Reyker Securities: More than a custodian

It is often only when a distributor enters administration or ceases trading that we hear about administrator and custodian Reyker Securities. But the firm also creates bespoke solutions for institutional and retail clients. Vita Millers reports

adrian-barnwell

The name Reyker Securities has been heard in relation to two distributors that ceased to trade in the UK structured products market this year: Merchant Capital, which went into administration following perceived liquidity problems, and Incapital UK, which pulled out of the European market in January. These may seem like dramatic developments, but with Reyker Securities already underwriting the two companies' existing products, not much actually changes from the investor's point of view.

Reyker has been handling structured products for the past eight years - mostly providing bespoke back-office services for retail structured product distributors - what Adrian Barnwell, head of risk management and strategy at Reyker Securities in London, refers to as promoters. "We can do everything from handling applications, administration, custody, plan management and acting as a payment agent for the retail clients," says Barnwell. "As we are a regulated broking firm, we have permission to control and hold client money - that distinguishes us from what a typical promoter does."

For the companies that work with Reyker Securities, no assets go through the distributor. "They are bundled by the promoter and sold to independent financial advisers (IFAs), who advise the clients. With everything else involving the product, the retail investor will deal directly with Reyker. Once the company invests in products with the issuers, effectively the promoter is out of the loop - if it disappears, that doesn't affect existing products," he says.

When Incapital Europe pulled out of the UK market, Reyker assured structured product investors that it is the ongoing custodian and administrator for all existing plans, and that a dedicated in-house team will deal with income, rollovers, capital distributions and investor portfolio valuations on April 5 and October 5 each year. "Promoters come and go - that's the reality of it. But the banks stay there, we stay there, and consumers remain protected," says Barnwell.

Roughly a quarter of Reyker's business involves structured products. In addition to its back-office services, the company also helps advise discretionary clients who are looking for something specific. "Typically we cater for clients who want to achieve a particular risk profile or exposure to a certain tax structure and yield profile within the risk framework they're willing to accept. Sometimes we do that directly, and sometimes hand in hand with an IFA," he says.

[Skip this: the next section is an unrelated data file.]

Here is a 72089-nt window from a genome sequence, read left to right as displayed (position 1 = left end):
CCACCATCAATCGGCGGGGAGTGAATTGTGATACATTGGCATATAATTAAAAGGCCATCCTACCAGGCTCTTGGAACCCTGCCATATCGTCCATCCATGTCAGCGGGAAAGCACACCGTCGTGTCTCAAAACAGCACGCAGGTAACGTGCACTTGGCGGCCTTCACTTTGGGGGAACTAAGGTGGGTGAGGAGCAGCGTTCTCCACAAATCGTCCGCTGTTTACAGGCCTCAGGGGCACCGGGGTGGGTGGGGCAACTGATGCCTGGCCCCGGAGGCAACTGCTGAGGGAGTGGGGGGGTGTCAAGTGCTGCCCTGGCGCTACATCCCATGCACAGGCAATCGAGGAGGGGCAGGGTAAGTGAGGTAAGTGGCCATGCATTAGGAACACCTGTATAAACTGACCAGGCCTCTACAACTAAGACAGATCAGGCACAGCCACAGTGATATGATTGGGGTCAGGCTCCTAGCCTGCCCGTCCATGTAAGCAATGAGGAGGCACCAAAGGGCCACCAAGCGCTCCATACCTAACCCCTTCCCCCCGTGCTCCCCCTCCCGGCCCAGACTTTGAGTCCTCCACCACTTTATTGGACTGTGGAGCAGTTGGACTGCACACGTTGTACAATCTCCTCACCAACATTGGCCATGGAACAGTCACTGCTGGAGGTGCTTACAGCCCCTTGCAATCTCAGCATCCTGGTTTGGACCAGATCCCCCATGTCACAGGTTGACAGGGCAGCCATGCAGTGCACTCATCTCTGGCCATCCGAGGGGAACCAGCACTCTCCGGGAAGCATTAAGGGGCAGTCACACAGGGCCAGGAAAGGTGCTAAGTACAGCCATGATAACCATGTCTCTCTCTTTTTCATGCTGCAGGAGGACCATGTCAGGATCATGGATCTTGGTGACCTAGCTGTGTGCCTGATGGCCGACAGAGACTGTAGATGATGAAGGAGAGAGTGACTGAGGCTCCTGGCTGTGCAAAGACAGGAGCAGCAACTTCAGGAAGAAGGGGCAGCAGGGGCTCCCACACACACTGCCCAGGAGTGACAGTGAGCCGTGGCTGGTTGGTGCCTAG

Reyker will only deal with "reputable" products, says Barnwell. "It tends to be products that are straightforward, such as those that are capital protected or have exposure to recognised indexes. Often, they'll have a kickout feature," he says. "If they're related to specific stocks, it tends to be plans that are using well-known underlying stocks. From our point of view, we like it if the product fits within our own attitude to risk - which is lower to moderate - and if it delivers enough return for the amount of effort put into it."

When Prichard Stockbrokers collapsed in February last year, Reyker took on around 15,500 retail clients for which Prichard had previously acted as custodian on behalf of Merchant Capital. Barnwell says the reason some financial companies get into trouble is because they comingle clients' investments with their own funds. "If you look at some well-publicised problems in relation to client money, they tend to arise because firms had not properly segregated client money from corporate money. Under the Financial Services Authority's rules, it is possible for money to be temporarily comingled. Then, if something happens, they have 24 hours to strip it out. We don't do that. Client money never gets comingled - it goes straight into a designated trust account and never gets mixed up with the firm's money."

Barnwell says his outlook on the structured products industry is generally positive and he does not rule out the possibility of more work with retail structured products. "We receive lots of enquiries from people interested in getting into the market," he says.

He believes the structured products market is likely to grow this year as a result of financial regulation that forces banks to consider a wider range of options for raising money. "Both the capital rules relating to banks and the tightening of the regulatory framework between investment and retail banking will likely make it more difficult to raise the necessary capital over the next four to five years, so banks will re-evaluate how they raise money," he says. "That may actually give a boost to the structured products market - it's an attractive way of raising long-term money and controlling their interest rate risk, especially if you can build kickout features into a product."

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